An account of the years between child admiral Ender Wiggins’ defeat of the formics and his career as Speaker for the Dead.
I have only read Ender’s Game, Speaker for the Dead, Xenocide, and Children of the Mind–and honestly only the first two stuck with me–so I was largely unfamiliar with the backstory featuring Bean and Petra Arkanian that figures largely in Ender in Exile. Still, it was a welcome pleasure to re-immerse myself in the world of Andrew “Ender” Wiggin, who was unwittingly used to destroy an entire alien race of giant, telepathic bugs when he was just a child of six. Now a highly decorated admiral in his early teens, he must navigate the politics of a newly configured universe, while attempting to understand the “buggers” he annihilated.
As usual, Orson Scott Card’s characterizations are a little flat, and some of the dialogue exchanges are expository and downright irritating. He seems to have it in for mothers in this book, or perhaps he always has and I’m only just noticing it now that I have a kid of my own. However, I really enjoyed Card’s explication of the political machinations between the characters as they grapple for power over the newly created world of Shakespeare (known as Colony I in previous books). Ender faces off with his opponents in surprising and suspenseful ways, with an acumen worthy of the man he will become.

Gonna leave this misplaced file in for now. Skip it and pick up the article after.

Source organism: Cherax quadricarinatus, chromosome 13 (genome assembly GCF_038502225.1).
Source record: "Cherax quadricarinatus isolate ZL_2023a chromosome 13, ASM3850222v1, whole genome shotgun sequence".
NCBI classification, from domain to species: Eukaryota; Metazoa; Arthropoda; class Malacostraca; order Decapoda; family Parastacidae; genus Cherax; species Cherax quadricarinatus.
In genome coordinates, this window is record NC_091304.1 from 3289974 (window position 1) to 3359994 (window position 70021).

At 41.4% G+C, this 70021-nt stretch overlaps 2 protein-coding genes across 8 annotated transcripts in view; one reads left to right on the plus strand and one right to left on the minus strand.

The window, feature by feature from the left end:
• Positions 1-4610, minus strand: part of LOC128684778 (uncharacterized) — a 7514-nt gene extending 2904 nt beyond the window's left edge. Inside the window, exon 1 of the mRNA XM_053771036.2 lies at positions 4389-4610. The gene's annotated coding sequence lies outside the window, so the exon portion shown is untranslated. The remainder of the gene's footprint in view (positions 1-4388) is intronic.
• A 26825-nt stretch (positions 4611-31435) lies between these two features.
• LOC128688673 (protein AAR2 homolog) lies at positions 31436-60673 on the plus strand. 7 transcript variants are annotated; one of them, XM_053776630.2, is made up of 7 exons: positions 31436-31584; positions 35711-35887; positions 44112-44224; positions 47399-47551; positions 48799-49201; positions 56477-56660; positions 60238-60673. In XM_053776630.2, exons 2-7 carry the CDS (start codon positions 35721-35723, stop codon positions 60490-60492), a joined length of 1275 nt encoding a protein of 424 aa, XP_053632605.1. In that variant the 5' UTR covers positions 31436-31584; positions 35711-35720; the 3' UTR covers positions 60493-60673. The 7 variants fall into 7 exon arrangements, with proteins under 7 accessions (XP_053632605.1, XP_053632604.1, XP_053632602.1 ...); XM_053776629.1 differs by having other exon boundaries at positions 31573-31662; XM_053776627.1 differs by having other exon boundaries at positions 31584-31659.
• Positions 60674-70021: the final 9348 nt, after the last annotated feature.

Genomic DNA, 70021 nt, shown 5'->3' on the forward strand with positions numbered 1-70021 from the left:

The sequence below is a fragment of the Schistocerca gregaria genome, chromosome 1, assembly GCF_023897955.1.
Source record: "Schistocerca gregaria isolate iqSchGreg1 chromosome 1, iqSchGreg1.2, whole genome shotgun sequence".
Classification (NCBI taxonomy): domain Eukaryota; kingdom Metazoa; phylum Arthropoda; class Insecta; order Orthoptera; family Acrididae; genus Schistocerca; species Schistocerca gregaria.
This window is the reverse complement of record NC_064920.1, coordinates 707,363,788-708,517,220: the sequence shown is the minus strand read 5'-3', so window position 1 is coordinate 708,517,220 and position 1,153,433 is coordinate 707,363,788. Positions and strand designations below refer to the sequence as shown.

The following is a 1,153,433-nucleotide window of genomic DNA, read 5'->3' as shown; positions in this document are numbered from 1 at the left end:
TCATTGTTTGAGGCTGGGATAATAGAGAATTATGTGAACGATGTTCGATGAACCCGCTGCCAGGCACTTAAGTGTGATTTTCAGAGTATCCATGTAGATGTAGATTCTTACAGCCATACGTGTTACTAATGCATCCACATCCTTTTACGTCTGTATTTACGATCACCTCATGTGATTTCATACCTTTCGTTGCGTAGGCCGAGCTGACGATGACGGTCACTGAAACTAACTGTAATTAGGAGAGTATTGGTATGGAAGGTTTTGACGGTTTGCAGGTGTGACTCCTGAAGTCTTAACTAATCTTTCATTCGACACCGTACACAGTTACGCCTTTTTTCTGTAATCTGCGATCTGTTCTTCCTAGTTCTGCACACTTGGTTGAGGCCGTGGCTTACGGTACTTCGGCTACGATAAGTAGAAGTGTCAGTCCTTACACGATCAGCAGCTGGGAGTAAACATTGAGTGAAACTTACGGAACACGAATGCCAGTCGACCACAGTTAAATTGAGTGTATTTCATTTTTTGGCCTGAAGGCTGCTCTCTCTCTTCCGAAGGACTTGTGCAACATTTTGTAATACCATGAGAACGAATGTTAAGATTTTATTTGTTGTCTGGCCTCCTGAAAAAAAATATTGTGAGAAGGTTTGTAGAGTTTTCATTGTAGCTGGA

The book lacks the intriguing ethical and moral dilemmas that made Speaker for the Dead so compelling, and more than anything whet my appetite to re-read that as well as Ender’s Game. I ought to check out the Shadow books but for some reason I’m less interested in that storyline, even after learning some of it in Ender in Exile.
A bonus is Card’s afterword, where he openly admits to the challenges of adding a new installment to a series containing several thousand pages. He relied on help from his fans for fact checking, and will be republishing Ender’s Game with a new final chapter to make it compatible with the later books. I’m a bit of a purist so I hope that the new edition remains a companion piece, and does not supplant the original version.